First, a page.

Depending on where you live, this may be unnecessary.  (In many countries, such as, India, Turkey, Philippines or Thailand, toilet paper is not used as much. Small hoses are used and then perhaps a little bit of toilet paper.)

 

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Photo Credit – The beautiful Who Gives a Crap packaging.

 

 

7. Reusable Cotton Rounds instead of Cotton Rounds Packaged in Plastic

 

The fact that they’re typically named ‘disposable cotton rounds’ is worrying, but these are wonderful and feel soft of your skin.

All sorts can be found on Etsy.

 

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Here are mine, purchased and made locally from Zero Waste Egypt.

 

 

8. Bamboo Toothbrush instead of a Typical Plastic Toothbrush

 

This is a no brainer once you think about it – every single toothbrush you have used is somewhere on this Earth – be it in landfill, in our waterways or polluting somewhere else.  Considering that we go through one almost every 2-3 months it’s a lot!

Mine is from Environmental Toothbrush.  It is mostly compostable, except for the bristles, but these can be pulled out with strong tweezers or pliers and disposed of responsibly.

 

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Photo Credit

 

9. Toothpaste Tabs instead of Tubed Toothpaste

 

Again, a  potentially controversial choice as it’s from Lush: Miles of Smiles toothy tabs – My preferred flavour, as they are minty.

Unfortunately there are not too many tabs in there and they do not offer refills of the same bottle so perhaps making your own toothpaste may be better.  A recipe for this will be on the other post about DIY options for most of the ones discussed.

 

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Miles of Smiles made from: Dicalcium Phosphate Anhydrous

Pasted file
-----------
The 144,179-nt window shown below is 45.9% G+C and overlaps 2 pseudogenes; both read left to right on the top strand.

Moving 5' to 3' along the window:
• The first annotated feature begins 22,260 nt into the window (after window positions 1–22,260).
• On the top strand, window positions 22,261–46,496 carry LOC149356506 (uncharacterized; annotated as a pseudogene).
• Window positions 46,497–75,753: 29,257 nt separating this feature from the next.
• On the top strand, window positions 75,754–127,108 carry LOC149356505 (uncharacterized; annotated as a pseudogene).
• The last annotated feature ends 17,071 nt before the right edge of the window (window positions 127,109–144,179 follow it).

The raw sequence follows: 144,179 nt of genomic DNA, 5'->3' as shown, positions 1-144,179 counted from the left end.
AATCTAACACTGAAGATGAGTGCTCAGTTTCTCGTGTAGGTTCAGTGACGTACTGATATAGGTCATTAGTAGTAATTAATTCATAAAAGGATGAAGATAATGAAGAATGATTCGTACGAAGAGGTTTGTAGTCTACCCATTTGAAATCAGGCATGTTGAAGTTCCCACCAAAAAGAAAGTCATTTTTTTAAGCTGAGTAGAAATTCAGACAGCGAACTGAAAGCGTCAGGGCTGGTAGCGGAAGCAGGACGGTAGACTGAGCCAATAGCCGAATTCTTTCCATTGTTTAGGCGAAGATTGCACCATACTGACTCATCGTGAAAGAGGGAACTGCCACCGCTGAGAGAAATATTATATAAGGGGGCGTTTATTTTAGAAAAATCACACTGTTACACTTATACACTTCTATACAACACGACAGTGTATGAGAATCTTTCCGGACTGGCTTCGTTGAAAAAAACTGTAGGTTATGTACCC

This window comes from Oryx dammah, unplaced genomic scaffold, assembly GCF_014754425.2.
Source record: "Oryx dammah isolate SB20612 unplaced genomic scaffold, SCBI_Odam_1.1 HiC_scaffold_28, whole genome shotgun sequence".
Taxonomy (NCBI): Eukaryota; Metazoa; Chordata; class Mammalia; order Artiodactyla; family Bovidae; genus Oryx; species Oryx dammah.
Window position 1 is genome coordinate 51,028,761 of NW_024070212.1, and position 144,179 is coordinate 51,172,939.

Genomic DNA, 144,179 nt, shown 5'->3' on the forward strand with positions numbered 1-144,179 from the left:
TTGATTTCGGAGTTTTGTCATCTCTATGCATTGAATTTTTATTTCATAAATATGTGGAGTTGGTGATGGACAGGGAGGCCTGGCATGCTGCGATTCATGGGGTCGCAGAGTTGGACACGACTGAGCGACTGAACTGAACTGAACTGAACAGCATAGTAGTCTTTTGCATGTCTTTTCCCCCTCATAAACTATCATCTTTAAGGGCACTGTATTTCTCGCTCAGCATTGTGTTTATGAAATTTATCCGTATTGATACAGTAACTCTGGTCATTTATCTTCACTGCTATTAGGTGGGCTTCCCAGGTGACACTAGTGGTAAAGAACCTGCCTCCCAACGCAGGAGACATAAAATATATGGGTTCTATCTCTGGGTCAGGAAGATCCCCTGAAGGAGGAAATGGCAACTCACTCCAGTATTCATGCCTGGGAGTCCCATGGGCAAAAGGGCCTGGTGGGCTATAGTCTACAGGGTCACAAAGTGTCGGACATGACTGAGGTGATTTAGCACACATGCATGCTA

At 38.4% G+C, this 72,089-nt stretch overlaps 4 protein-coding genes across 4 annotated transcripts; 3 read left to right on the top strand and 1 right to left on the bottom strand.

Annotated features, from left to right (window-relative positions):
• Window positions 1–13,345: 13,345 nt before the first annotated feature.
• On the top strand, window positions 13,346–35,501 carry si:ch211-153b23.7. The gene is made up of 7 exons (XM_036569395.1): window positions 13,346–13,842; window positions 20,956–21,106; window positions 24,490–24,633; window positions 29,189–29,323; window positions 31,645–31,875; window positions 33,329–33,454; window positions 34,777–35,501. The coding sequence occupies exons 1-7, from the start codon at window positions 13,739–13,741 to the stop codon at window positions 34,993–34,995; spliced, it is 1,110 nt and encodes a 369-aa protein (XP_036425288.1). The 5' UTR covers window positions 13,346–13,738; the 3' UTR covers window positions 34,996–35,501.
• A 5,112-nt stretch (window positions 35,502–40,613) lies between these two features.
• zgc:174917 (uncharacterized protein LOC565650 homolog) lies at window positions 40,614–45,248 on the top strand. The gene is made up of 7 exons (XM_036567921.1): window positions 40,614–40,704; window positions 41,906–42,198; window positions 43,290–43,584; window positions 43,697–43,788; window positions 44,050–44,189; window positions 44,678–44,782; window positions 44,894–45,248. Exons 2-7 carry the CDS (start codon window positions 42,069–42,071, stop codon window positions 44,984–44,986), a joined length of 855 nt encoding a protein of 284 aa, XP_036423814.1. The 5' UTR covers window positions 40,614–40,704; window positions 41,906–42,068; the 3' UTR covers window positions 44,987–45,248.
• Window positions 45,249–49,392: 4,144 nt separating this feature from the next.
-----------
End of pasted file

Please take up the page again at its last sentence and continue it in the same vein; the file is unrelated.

Sodium Bicarbonate
Cream of Tartar
Sorbitol
Lauroyl Sarcosine
Kaolin
English Peppermint Oil
Organic Peppermint Oil
Wild Mint Oil
Sodium Saccharin
*Limonene
*Linalool

 

10. Dental Floss

 

Typical dental floss is just a long string of nylon, so it’s plastic and it comes in plastic too.

I have also heard of some options that come in small glass bottle rather than the plastic packaging but the

If you use animal products, there are silk or beeswax options.

Radius is a good silk option.

This ones needs requires a bit more research.

 

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Photo Credit – Mrs Goodness has a lovely NZ based online store that sells sustainable, eco living products.

 

 

11. Bamboo or Wooden Cotton Buds instead of Plastic Cotton Buds

 

Yes, those are mostly made of plastic too!

Look around your local shops.  If you’re in the UK, here‘s a good option,

 

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Bamboo cottons buds

 

12. Reusable Feminine Products instead of Disposable Pads and Tampons

 

For those who menstruate, these are absolute lifesavers.

Some feel more comfortable using a menstrual cup and some prefer using reusable cloth sanitary pads.  Personally, I never use sanitary pads so I cannot express an opinion on them, but you can check out Aussie Beauty Talk’s video called ‘Reusable vs. Disposable Pads – Comparison of Cost, Feel, Absorption.’

To learn more about menstrual cups, check out my article here, explaining what they are and the pros and cons of using one, drawing on my personal experience and research, of course.

 

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Menstrual cup

 

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Reusable sanitary pads

 

 

14. Toner in a Glass Bottle instead of Plastic Bottle

 

The type of plastic my toner bottle came in was not recyclable and I happened to need a new bottle of toner, I decided to use rosewater in a glass bottle, made locally.

 

 

 

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From the Egyptian natural, chemical free brand – Nefertari Body Care 

 

 

Additional tips for a zero waste or minimal impact bathroom would be to:

 

  • Ensure that your facial scrubs do not contain any microbeads – those are little pieces of plastic typically used for exfoliation – they can be found in toothpastes and body scrubs as well.  They’re banned in the UK but not in other countries so look out for ‘polyethylene, polypropylene, polyethylene terephthalate, polymathy methacrylate, polyactic acid or nylon’ which are the most common plastics that make up microbeads.
  • Take showers instead of baths
  • Set a timer to tell you when to get out of the shower

 

Anyone got any more tips to share? Feel free to comment below.